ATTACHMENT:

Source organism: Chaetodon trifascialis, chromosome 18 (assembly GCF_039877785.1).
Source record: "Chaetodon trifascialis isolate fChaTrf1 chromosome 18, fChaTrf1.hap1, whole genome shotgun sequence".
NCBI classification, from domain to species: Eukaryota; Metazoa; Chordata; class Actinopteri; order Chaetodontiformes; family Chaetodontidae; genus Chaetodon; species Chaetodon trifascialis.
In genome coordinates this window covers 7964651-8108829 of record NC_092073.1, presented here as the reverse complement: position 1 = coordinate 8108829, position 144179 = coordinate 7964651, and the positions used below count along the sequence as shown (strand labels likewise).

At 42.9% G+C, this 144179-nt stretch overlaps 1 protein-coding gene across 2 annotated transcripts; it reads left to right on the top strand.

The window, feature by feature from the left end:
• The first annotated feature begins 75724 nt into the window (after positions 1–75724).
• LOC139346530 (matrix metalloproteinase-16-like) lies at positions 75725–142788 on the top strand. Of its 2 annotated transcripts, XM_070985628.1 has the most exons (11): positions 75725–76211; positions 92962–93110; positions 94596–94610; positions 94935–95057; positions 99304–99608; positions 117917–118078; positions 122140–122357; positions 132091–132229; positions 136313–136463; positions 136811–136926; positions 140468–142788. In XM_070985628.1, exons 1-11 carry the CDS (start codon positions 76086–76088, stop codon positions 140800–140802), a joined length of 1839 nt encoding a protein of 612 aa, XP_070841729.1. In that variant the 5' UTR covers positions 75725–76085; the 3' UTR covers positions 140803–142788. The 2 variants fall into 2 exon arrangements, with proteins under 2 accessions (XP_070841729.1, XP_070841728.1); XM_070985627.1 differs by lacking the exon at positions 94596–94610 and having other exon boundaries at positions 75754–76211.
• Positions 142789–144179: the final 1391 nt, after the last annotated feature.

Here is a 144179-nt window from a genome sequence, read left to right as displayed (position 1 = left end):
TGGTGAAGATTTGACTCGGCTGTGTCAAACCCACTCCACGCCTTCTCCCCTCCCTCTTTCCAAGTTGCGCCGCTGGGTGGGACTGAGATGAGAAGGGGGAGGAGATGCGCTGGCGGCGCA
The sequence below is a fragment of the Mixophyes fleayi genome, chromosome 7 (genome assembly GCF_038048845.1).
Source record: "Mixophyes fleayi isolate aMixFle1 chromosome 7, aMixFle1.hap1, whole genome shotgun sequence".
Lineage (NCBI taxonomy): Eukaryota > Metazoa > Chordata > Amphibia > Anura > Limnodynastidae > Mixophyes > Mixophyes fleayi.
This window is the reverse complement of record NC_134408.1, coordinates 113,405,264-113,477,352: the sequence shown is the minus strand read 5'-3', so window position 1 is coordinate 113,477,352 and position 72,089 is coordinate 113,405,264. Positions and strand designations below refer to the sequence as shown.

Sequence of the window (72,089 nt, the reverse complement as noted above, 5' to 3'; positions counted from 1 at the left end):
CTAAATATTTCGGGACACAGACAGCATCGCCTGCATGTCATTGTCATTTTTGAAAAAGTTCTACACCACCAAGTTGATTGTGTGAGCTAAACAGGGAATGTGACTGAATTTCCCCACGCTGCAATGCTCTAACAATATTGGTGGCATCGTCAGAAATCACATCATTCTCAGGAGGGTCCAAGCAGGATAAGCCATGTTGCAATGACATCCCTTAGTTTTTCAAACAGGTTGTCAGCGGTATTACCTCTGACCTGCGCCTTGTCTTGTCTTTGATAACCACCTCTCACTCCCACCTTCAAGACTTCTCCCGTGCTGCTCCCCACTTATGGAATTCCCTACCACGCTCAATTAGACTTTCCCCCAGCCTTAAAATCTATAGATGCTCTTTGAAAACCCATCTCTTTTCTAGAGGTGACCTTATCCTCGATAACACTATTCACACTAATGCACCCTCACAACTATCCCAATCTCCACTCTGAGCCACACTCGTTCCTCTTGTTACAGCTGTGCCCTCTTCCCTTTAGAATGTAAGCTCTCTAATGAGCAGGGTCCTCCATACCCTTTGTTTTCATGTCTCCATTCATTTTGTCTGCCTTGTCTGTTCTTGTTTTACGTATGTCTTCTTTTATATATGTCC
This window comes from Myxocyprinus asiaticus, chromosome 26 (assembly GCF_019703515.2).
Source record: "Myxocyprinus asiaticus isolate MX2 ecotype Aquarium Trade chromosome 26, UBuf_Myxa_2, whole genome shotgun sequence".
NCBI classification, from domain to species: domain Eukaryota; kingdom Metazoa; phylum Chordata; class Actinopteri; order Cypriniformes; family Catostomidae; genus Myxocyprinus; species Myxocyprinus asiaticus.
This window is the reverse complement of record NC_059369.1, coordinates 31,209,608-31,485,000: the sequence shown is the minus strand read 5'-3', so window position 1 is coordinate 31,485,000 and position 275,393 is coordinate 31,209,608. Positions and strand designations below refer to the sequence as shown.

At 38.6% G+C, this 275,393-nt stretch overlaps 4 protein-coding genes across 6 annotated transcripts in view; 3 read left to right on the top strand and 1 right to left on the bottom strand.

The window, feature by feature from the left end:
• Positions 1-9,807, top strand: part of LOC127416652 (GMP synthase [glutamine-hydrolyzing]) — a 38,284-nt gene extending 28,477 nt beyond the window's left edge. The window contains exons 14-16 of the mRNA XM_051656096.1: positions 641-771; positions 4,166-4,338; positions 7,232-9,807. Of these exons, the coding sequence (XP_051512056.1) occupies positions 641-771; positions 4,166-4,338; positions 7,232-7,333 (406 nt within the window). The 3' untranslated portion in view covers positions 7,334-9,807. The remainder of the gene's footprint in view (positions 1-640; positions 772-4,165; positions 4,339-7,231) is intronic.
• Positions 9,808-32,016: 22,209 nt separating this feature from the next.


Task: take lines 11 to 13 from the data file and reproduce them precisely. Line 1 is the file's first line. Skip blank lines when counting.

TGGTGAAGATTTGACTCGGCTGTGTCAAACCCACTCCACGCCTTCTCCCCTCCCTCTTTCCAAGTTGCGCCGCTGGGTGGGACTGAGATGAGAAGGGGGAGGAGATGCGCTGGCGGCGCA
The sequence below is a fragment of the Mixophyes fleayi genome, chromosome 7 (genome assembly GCF_038048845.1).
Source record: "Mixophyes fleayi isolate aMixFle1 chromosome 7, aMixFle1.hap1, whole genome shotgun sequence".